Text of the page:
- So thank you for the question. That's how I started my talk with the physician in thirties.

- Right.

- And this is something that we really have a long discussion with the patient. 32 years old, we know that the tumor is growing, or it will grow.

- Right.

- As opposed to 65 that we can observe. So we sat down as a team, the skull base team and we discuss this after we run all the facts with the patient about hearing preservation chance and what we can offer with every treatment tool. I went over the statistics of radiosurgery versus surgery. And quality of life of this patient is what matters at the end. What he or she wants to pursue in light of all these facts. And in light of the other ear, of course, you know another hearing ear. We say as an institution when we have excellent hearing, somebody young like this, we lean more towards surgery. And I argue with our European colleagues that argue with me when I present this data and I say that that should be- You take a benign tumor that's curable and convert it into a chronic disease that will be lifelong follow up, by doing radiation for example. But patients are part of that decision. And if they really, really get all the facts together and understand exactly the counseling, they'll say, you know, yeah, I wanna take my chance. If your chances of hearing preservation we say 30 something to 70% in our series, then I wanna try that. Our also backup plan, which you know, nowadays the cochlear implant, if we preserve the cochlear nerve, is something to consider as well. We also go over the data about the cochlear implant, our otology team, but sometimes they wanna wait six months and see another MRI. And that gives them a chance to digest all the facts and do their research and come back in the six months follow up hearing audiogram, MRI. That's usually like a kind of middle of the road decision or direction. But overall our mindset, and when we talk to these people, we go for surgery for somebody that young.

- I know that's the case you initially presented. I wanna go to a little bit more detail. What would you quote them, the functional preservation of hearing in that case, exactly?

- So if it's Koos 2, unless we talk about-

- Yes.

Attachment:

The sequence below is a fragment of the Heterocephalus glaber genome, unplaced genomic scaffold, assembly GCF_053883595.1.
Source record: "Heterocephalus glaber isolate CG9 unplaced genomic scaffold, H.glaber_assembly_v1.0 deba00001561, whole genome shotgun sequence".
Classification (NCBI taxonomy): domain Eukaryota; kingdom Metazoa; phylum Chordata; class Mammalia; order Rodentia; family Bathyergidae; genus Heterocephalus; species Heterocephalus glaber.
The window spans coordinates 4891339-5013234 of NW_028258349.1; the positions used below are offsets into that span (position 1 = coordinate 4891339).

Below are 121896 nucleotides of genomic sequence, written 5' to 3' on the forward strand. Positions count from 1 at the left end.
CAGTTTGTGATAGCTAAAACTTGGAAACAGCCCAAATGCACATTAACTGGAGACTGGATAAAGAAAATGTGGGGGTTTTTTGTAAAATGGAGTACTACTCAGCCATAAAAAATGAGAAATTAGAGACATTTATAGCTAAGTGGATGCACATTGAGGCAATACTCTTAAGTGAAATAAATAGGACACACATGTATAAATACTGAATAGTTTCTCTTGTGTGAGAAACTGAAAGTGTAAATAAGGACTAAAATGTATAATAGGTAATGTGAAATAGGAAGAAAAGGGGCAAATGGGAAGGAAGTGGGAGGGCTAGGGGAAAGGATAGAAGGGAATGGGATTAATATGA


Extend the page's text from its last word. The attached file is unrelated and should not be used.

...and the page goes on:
- In light of the surgical outcomes of 37% hearing preservation, I say in our small series and now it's larger a little bit. We have between 60 and 70%. And I say, you know what, let's say 50% chance of hearing preservation. And the advantage of surgery that if we preserve hearing it's there to stay, there's some maybe individual reports that it might decline long term, we have not encountered that. There is no strong evidence that hearing preservation by surgery will decline. So we've been following these people and we do the audiogram yearly and so far we haven't had somebody that declined later on. Some incidents that we had hearing like maybe are intact at the end of the case and in the six week audiogram they don't have hearing. So if it's going to happen, it happens acutely. But long term there is really like a favor on the surgical side that hearing would be preserved longer term.

- There's been- I get that. So let me play devil's advocate. We know the rate of tumor recurrence in these acoustics is not small. Even in the gross total resection MRI scans after surgery. There's up to 10 to 15% chance of tumor recurrence. This is within 10 years of MRIs.

- That was gross total resection?

- I would say- Or let's say gross total at this- These studies are heterogeneous, so I wanna be careful what I say. But let's say 10 to 15% chance of recurrence in large series of good resections after acoustic neuroma surgery. So if you wanna analyze that, there's a reasonable recurrence of these tumors even in the phase of a good resection. Do you agree?

- I disagree with that.

- Okay.

- I do not have that data about tumor recurrence after gross total resection and post 10 years of follow-up of no recurrence, that there will be 10 to 15% chance. I know it's less than a single digit, the chance of recurrence. We talk with our colleagues in busy acoustic neuroma centers and the follow up, I mean in my practice after 10 years no recurrence, pristine MRI, then we stop follow up. But in some centers they do every five years after that because I had one or two incidents of late recurrence and that's in a busy place, like Mayo for example, with acoustic neuroma practice. In our practice I have not encountered that. So I cannot really- I mean I cannot argue or agree with the results. I have to do further maybe digging into that, with what data and what centers? We have to be careful also about interpreting those.

- Right, remember that's a study from clinic, it's 11% recurrence rate. The time period, I don't remember.

- Yeah.

- Unfortunately right here. But I can tell you that the recurrence of these tumors is not small, it's one out of 10 at least. So that's something that I, you know, I struggle with personally. That's an older study, please remember that's not a modern study.